People are happy to lift up Jesus as an example of good living – helping the poor and lonely – feeding the hungry – but that is not the Gospel message. The Gospel message is the cross – as Paul says – we preach Christ crucified: a stumbling block to Jews and foolishness to Gentiles. The cross is a message to the world that things in the world are not right despite how progressive we believe our ways are. Murder is murder – stealing is stealing – lying is lying – adultery is adultery – no matter what spin we can put on it. And even if there is a reason to why – the only comfort comes from confessing it to God as a sin and hearing his word of forgiveness. Satan will direct you elsewhere – everyone’s doing it – it’s not as bad as what others are doing – it 2018 – he deserves it. These may explain but they don’t forgive. Yes it may be the 21st Century but that doesn’t mean what we have done to morals is right.
The cross reminds us that we have all strayed from God and are unworthy of eternal life. As difficult as it is to preach the message of the cross, without a cross, there would be no gospel. Remove the cross from Christianity, and we become just another club or charity. It might make us unpopular but sometimes we have to go into the market place and upturn the tables. And the first marketplace that Jesus visited to upturn was the temple – his Father’s house of prayer – a reminder that cleansing begins in our own place – in our homes and in our churches. The Commandments are a mirror that constantly call us back to show us where and how far we have strayed from God. But they don’t leave us in despair but direct us to the cross where Jesus took our sin – all our failings – and nailed them to the cross to receive God’s forgiveness.
God’s love and mercy, and then the cross sends us into the world to preach Christ crucified for the world. And sometimes we have to upturn tables and make whips to drive people back to God. Sometimes a word of rebuke is what the world needs to hear. Just like a parent who has to discipline his or her children. It’s when a parent is afraid that their child will no longer like them that they fear to discipline and try to become their child’s friend where respect is lost. We should not be afraid to be different to the world and its ways. If the world changes, we don’t have to change in order to accepted by the world. If the world thinks we’re foolish for sticking to our beliefs, then that’s okay too. As Paul said: God’s foolishness is wiser than the world’s wisdom.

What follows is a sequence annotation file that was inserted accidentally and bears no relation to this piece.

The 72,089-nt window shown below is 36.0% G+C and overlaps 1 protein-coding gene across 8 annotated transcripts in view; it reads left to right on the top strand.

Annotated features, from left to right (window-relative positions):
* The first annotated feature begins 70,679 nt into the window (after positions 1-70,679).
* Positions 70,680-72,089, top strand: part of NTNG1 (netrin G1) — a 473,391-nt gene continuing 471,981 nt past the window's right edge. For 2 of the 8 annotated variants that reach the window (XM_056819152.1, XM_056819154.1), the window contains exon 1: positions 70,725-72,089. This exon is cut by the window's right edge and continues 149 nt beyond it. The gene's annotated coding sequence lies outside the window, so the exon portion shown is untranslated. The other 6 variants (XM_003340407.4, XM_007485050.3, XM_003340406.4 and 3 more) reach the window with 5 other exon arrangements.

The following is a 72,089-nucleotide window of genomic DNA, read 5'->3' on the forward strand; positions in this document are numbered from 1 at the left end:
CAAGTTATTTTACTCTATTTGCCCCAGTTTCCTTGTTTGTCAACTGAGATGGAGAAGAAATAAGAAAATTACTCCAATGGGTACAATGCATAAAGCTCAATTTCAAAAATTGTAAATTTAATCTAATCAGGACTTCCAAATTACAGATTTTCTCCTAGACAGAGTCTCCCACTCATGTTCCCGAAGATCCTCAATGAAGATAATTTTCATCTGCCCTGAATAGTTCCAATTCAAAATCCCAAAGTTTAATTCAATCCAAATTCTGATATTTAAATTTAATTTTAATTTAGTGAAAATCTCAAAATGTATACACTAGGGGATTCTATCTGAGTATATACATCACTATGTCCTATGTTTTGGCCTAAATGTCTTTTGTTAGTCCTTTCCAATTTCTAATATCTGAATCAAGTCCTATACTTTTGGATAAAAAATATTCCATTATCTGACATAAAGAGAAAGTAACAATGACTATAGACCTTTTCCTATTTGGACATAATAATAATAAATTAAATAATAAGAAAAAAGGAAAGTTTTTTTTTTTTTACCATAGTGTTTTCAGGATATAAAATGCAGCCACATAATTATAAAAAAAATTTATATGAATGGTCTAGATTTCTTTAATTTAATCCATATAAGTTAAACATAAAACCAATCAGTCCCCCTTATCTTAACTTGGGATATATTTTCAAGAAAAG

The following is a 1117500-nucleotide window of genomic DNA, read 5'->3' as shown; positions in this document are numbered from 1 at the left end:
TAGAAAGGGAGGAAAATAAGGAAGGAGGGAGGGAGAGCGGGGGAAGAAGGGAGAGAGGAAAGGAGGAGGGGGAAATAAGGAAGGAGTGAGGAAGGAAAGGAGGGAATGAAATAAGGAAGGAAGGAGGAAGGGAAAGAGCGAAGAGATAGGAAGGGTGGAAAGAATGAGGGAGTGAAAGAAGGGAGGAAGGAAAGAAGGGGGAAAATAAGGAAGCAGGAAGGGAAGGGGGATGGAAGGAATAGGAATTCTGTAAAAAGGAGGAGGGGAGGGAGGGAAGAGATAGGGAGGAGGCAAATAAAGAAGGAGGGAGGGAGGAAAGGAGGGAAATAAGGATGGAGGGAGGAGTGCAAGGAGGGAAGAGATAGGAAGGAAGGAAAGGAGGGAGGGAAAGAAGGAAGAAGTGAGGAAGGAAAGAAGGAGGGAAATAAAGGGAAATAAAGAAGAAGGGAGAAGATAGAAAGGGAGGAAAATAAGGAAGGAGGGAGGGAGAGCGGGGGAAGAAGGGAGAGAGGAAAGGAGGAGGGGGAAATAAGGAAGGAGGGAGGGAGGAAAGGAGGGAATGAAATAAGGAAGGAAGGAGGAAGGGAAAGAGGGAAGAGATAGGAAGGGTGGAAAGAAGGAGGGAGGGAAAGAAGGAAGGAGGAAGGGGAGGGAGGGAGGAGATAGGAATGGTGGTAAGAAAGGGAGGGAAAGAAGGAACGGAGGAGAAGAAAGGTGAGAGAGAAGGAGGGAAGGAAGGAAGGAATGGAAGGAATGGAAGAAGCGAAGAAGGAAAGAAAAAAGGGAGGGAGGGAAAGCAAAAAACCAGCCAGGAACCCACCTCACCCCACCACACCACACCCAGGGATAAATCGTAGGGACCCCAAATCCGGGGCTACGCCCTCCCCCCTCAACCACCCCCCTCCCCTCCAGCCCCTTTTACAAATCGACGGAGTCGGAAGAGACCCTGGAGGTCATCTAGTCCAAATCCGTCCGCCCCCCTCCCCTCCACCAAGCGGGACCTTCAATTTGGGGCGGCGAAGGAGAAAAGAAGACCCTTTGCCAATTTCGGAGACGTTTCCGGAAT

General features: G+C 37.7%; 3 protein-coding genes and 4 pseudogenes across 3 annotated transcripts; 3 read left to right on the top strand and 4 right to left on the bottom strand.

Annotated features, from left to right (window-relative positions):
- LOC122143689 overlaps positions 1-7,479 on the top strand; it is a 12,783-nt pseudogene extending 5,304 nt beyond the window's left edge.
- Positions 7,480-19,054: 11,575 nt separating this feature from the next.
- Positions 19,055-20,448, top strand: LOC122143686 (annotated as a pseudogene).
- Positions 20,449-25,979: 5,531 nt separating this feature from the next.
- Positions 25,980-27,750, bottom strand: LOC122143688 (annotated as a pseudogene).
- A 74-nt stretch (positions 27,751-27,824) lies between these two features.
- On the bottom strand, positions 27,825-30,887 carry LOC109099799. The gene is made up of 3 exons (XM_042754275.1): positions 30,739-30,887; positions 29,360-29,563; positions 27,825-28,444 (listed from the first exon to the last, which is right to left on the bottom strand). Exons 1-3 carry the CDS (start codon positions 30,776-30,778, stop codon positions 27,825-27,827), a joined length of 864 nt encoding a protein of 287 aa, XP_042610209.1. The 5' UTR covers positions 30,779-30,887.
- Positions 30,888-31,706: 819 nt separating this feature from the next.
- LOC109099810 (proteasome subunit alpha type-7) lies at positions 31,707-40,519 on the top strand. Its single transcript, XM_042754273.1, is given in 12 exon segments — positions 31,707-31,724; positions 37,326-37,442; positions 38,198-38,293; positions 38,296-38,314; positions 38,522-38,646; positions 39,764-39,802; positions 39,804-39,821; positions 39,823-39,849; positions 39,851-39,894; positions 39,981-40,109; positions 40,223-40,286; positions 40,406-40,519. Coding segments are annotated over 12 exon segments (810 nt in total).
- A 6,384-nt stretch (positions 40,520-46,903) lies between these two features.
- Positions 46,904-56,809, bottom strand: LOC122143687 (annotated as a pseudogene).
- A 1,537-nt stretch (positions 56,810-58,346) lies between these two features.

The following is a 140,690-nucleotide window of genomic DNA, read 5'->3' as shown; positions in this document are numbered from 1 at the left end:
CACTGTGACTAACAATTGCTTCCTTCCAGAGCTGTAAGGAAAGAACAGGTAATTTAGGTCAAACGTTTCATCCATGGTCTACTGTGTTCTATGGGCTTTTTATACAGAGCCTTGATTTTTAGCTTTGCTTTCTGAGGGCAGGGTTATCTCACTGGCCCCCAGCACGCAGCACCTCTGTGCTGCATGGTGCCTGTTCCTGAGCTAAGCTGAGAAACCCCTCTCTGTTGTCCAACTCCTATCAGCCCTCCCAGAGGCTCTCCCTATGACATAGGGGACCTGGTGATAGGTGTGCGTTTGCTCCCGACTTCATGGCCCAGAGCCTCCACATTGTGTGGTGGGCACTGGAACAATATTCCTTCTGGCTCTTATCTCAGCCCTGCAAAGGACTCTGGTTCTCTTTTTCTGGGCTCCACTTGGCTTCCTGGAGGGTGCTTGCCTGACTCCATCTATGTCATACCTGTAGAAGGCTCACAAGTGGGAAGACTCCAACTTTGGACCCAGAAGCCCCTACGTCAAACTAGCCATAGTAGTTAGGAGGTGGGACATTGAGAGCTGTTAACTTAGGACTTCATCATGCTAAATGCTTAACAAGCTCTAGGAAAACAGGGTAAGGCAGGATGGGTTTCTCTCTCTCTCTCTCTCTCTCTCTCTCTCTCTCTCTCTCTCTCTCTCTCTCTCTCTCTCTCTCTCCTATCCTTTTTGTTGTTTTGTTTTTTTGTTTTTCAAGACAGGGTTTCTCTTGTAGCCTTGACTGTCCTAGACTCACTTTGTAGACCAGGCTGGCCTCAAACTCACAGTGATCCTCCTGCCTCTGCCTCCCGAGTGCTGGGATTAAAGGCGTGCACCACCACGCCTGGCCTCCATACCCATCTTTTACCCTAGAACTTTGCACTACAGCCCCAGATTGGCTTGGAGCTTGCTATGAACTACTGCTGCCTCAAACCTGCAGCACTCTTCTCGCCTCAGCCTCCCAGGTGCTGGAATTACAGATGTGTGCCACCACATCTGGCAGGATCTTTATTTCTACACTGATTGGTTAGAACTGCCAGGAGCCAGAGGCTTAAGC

If the world thinks we are weak believing in God then so be it. I’ve often heard the church referred to as a “crutch”, as if that’s a bad thing. A crutch is needed at times to help a person who needs support – and I’ll be the first to say I need that support, especially when I’m facing suffering or death. As Paul also says – God’s weakness is more powerful than the world’s strength. The worst thing we can do is change our ways so the world will like and accept us. It won’t matter how much we change, Jesus says: You will be hated by everyone because of me, but the one who stands firm to the end will be saved. (Matthew 10:22) It is really hard being church in the 21st century but I’m not sure it was always easy in previous centuries. Let us remember that Jesus was put to death for his faith as was St Paul, St Peter, St Stephen and many, many, more martyrs including an early church father from the 2nd century named Polycarp. He was given the choice to deny his faith and live or be put to death to which he replied: 86 years have I have served him, and he has done me no wrong. How can I blaspheme my King and my Savior?.
Let us never compromise what we believe and never be ashamed to proclaim Christ crucified because the message of the cross is foolishness to those who are perishing, but to us – to us who are being saved it is the power of God.